Just like you’d expect with a title of It All Happened in a Honky Tonk, Jon Wolfe’s record is chock full-o tunes about bars, love found and lost in ’em and about lost souls looking to get over a lost love.
After a little more time working in Nashville, Jon Wolfe returned to Texas, built up a fan base and set about finally getting an album out. That album, the fantastic It All Happened In A Honky Tonk showcases a singer/songwriter with a penchant for writing and recording tunes that feel like a good pair of comfortable Wrangler jeans. As mentioned in the first paragraph, Jon Wolfe possesses a voice that easily recalls George Strait, perhaps even more than Easton Corbin does. It’s not just the phrasing in his singing but the way he growls and sings about honky tonks, rodeos and country and ranchin’ life. “Let A Country Boy Love You” shows off all of this stuff as Jon Wolfe sings about an oft-worn story about a girl who left the small town life for the big city lights and yet when she comes back, Wolfe proclaims that he could sweep her off her feet and treat her the way that only ‘a country boy’ can and ‘love you like you deserve.’ Being marketed to Texas and Oklahoma markets instead of a broader national set-up (at least at first), the single stands a fair shot at getting up the Texas Music Charts, something that will likely happen to a majority of the songs on It All Happened In A Honky Tonk.
“I Don’t Dance” is song that turns into an interesting story of a song about a guy who doesn’t want to risk a relationship with a beautiful woman he meets at a dance hall due to the fact that he will be bringing his own past baggage into the encounter, particularly because he’s been there before and how that dance leads to other stuff and broken hearts. It’s an interesting song and one that would certainly fit in mainstream country music radio just as well as any other tunes on the charts, particularly given strong, interesting lyrics and Wolfe’s tasteful delivery (which is backed up by fantastic production that never gets in the way of the lyric). “You Might Have Told Me” is an interesting song about a guy who ends up being a sad sack who didn’t know a relationship has come to an end (or that he conveniently forgot ‘the sad and painful truth’).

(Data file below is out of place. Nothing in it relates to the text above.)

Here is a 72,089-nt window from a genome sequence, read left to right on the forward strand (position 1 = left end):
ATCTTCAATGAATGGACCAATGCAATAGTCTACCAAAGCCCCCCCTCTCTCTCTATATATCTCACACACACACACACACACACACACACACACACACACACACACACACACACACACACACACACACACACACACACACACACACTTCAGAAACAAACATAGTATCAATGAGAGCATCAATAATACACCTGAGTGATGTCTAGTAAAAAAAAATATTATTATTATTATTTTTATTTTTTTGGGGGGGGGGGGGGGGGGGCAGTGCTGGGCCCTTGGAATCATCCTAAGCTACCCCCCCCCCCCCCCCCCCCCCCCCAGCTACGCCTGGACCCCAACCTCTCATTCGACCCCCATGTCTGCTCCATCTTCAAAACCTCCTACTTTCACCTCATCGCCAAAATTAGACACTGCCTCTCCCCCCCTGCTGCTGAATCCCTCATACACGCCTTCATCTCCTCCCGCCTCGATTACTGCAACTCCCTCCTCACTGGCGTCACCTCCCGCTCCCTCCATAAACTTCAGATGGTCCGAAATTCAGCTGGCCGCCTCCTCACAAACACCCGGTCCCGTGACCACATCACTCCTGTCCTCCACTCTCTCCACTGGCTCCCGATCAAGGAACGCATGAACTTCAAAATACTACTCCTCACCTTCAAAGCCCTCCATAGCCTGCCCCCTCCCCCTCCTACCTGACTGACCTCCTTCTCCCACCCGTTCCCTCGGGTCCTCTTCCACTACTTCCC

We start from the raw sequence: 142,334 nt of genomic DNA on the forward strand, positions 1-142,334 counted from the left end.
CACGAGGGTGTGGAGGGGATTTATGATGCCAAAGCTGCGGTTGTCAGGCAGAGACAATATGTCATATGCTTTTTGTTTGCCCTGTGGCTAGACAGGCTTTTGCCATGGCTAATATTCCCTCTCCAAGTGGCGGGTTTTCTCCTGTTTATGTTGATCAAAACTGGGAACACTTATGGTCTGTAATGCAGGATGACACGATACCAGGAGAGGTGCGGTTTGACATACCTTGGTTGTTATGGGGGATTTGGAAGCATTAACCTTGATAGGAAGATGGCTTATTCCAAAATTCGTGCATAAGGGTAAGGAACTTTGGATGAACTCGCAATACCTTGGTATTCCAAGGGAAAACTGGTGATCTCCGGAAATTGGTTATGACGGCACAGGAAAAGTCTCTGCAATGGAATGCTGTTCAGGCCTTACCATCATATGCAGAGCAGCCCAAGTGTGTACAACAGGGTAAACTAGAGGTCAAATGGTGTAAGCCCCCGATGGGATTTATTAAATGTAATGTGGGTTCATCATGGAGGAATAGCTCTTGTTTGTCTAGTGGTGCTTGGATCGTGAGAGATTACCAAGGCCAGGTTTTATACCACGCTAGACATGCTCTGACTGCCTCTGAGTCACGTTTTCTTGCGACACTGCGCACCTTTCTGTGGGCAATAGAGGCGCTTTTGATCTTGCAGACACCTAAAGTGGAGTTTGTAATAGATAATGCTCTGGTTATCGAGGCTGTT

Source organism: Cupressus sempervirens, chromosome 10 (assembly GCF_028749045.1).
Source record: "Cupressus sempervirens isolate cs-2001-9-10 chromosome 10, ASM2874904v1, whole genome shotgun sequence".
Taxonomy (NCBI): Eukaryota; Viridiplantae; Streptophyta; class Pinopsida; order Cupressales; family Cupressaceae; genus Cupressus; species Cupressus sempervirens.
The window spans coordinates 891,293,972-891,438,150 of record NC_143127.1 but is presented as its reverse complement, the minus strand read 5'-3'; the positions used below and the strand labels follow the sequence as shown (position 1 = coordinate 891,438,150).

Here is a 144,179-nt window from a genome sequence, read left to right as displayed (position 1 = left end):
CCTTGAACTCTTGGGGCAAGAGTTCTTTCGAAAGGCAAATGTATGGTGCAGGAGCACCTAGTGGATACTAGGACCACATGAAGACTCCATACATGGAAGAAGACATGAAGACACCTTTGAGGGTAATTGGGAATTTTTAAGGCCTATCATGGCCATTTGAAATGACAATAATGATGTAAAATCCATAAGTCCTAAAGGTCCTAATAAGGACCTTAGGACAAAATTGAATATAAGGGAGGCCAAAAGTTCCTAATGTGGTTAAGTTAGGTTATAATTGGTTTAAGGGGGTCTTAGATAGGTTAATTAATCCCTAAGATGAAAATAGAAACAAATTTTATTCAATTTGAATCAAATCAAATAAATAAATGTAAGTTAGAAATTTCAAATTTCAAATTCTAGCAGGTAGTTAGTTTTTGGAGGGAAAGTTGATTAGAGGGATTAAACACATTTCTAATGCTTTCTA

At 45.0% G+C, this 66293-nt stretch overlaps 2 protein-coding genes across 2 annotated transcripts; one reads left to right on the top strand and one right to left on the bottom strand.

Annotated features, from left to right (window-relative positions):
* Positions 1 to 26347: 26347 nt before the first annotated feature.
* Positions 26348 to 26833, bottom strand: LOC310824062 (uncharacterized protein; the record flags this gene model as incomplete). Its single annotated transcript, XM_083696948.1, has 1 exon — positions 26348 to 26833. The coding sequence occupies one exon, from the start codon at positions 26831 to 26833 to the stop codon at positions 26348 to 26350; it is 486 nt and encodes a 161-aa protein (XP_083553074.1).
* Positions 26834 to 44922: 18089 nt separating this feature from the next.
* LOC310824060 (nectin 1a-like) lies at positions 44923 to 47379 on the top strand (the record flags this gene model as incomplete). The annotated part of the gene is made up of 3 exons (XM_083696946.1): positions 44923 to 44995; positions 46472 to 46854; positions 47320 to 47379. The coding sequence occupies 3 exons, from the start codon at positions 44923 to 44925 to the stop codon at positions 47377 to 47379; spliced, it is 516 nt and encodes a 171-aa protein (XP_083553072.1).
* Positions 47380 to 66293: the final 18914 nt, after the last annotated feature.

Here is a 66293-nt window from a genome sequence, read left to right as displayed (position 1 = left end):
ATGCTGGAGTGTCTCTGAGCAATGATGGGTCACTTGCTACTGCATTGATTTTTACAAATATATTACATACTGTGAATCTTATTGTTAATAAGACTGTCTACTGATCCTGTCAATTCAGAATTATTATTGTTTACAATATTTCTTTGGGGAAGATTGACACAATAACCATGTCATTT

Like many ‘tear-in-your-beer’ tales, “Play Something I Can Drink To” Is a fantastically ‘retro’ tune that finds Jon Wolfe asking for stuff to be played on a jukebox that will help him wallow in the fact that he now has an ex-girlfriend. The more ‘contemporary’ sounding “If She’s Looking For Love” finds Jon Wolfe describing a female bar patron who is hoping to ‘find the one who will love her through the years’ but goes on to proclaim ‘she’s in the wrong place, if she’s lookin’ for love.” It’s another strong radio-ready song on a record full of radio ready tunes, like the title track and “The Only Time You Call.” While Jon Wolfe’s latest album is steeped in the kind of neo-classicism that has guided every George Strait record since the mid 1980s, It All Happened in a Honky Tonk is like a fine shot of single malt scotch whiskey. It goes down easy and smooth but the notes of it linger with you long after you’ve finished it.